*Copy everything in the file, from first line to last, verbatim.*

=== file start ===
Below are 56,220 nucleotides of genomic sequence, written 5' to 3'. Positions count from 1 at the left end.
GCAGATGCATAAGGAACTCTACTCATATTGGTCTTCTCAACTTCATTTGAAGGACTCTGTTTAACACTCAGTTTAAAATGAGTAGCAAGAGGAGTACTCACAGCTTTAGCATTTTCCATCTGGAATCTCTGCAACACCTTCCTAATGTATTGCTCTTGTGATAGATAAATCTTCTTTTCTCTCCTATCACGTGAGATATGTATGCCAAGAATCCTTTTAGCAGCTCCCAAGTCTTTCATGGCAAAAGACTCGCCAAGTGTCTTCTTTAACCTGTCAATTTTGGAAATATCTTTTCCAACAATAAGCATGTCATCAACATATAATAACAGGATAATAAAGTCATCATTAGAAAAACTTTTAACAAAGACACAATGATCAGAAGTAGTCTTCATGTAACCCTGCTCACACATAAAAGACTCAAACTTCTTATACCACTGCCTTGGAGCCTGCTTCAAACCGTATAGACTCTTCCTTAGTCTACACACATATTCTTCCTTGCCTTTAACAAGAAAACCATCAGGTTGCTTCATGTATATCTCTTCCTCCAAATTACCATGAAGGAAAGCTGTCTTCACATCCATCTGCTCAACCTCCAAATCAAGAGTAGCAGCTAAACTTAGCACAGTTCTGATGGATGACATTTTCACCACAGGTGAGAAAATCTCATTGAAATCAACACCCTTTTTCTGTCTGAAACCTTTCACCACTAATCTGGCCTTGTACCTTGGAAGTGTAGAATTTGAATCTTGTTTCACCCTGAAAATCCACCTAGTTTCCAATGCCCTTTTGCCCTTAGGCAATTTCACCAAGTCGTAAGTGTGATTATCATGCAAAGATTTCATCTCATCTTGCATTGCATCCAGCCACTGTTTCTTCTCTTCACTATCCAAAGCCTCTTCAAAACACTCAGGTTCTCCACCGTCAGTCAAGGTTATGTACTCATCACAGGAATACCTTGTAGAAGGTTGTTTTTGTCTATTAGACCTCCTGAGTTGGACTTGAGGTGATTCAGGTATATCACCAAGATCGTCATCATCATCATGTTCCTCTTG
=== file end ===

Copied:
Below are 56,220 nucleotides of genomic sequence, written 5' to 3'. Positions count from 1 at the left end.
GCAGATGCATAAGGAACTCTACTCATATTGGTCTTCTCAACTTCATTTGAAGGACTCTGTTTAACACTCAGTTTAAAATGAGTAGCAAGAGGAGTACTCACAGCTTTAGCATTTTCCATCTGGAATCTCTGCAACACCTTCCTAATGTATTGCTCTTGTGATAGATAAATCTTCTTTTCTCTCCTATCACGTGAGATATGTATGCCAAGAATCCTTTTAGCAGCTCCCAAGTCTTTCATGGCAAAAGACTCGCCAAGTGTCTTCTTTAACCTGTCAATTTTGGAAATATCTTTTCCAACAATAAGCATGTCATCAACATATAATAACAGGATAATAAAGTCATCATTAGAAAAACTTTTAACAAAGACACAATGATCAGAAGTAGTCTTCATGTAACCCTGCTCACACATAAAAGACTCAAACTTCTTATACCACTGCCTTGGAGCCTGCTTCAAACCGTATAGACTCTTCCTTAGTCTACACACATATTCTTCCTTGCCTTTAACAAGAAAACCATCAGGTTGCTTCATGTATATCTCTTCCTCCAAATTACCATGAAGGAAAGCTGTCTTCACATCCATCTGCTCAACCTCCAAATCAAGAGTAGCAGCTAAACTTAGCACAGTTCTGATGGATGACATTTTCACCACAGGTGAGAAAATCTCATTGAAATCAACACCCTTTTTCTGTCTGAAACCTTTCACCACTAATCTGGCCTTGTACCTTGGAAGTGTAGAATTTGAATCTTGTTTCACCCTGAAAATCCACCTAGTTTCCAATGCCCTTTTGCCCTTAGGCAATTTCACCAAGTCGTAAGTGTGATTATCATGCAAAGATTTCATCTCATCTTGCATTGCATCCAGCCACTGTTTCTTCTCTTCACTATCCAAAGCCTCTTCAAAACACTCAGGTTCTCCACCGTCAGTCAAGGTTATGTACTCATCACAGGAATACCTTGTAGAAGGTTGTTTTTGTCTATTAGACCTCCTGAGTTGGACTTGAGGTGATTCAGGTATATCACCAAGATCGTCATCATCATCATGTTCCTCTTG